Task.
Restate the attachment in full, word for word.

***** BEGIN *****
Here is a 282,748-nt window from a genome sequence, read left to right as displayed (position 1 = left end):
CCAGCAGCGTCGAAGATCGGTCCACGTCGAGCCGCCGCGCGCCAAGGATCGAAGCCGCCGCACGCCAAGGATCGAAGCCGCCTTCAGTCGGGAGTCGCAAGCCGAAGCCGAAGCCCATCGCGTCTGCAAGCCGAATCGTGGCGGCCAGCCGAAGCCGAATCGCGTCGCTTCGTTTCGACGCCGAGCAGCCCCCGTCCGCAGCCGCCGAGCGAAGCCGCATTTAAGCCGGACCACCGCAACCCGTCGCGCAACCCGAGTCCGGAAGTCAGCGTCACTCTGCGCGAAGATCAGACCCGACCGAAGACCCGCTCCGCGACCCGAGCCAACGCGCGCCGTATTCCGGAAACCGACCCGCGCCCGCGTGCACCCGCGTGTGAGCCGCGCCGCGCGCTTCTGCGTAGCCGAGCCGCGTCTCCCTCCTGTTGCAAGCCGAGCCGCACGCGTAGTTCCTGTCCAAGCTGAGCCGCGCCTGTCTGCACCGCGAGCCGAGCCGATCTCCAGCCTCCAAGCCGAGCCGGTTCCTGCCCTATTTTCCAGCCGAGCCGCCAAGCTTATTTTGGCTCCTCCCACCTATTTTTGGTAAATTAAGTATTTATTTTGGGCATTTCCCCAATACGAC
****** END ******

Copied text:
Here is a 282,748-nt window from a genome sequence, read left to right as displayed (position 1 = left end):
CCAGCAGCGTCGAAGATCGGTCCACGTCGAGCCGCCGCGCGCCAAGGATCGAAGCCGCCGCACGCCAAGGATCGAAGCCGCCTTCAGTCGGGAGTCGCAAGCCGAAGCCGAAGCCCATCGCGTCTGCAAGCCGAATCGTGGCGGCCAGCCGAAGCCGAATCGCGTCGCTTCGTTTCGACGCCGAGCAGCCCCCGTCCGCAGCCGCCGAGCGAAGCCGCATTTAAGCCGGACCACCGCAACCCGTCGCGCAACCCGAGTCCGGAAGTCAGCGTCACTCTGCGCGAAGATCAGACCCGACCGAAGACCCGCTCCGCGACCCGAGCCAACGCGCGCCGTATTCCGGAAACCGACCCGCGCCCGCGTGCACCCGCGTGTGAGCCGCGCCGCGCGCTTCTGCGTAGCCGAGCCGCGTCTCCCTCCTGTTGCAAGCCGAGCCGCACGCGTAGTTCCTGTCCAAGCTGAGCCGCGCCTGTCTGCACCGCGAGCCGAGCCGATCTCCAGCCTCCAAGCCGAGCCGGTTCCTGCCCTATTTTCCAGCCGAGCCGCCAAGCTTATTTTGGCTCCTCCCACCTATTTTTGGTAAATTAAGTATTTATTTTGGGCATTTCCCCAATACGAC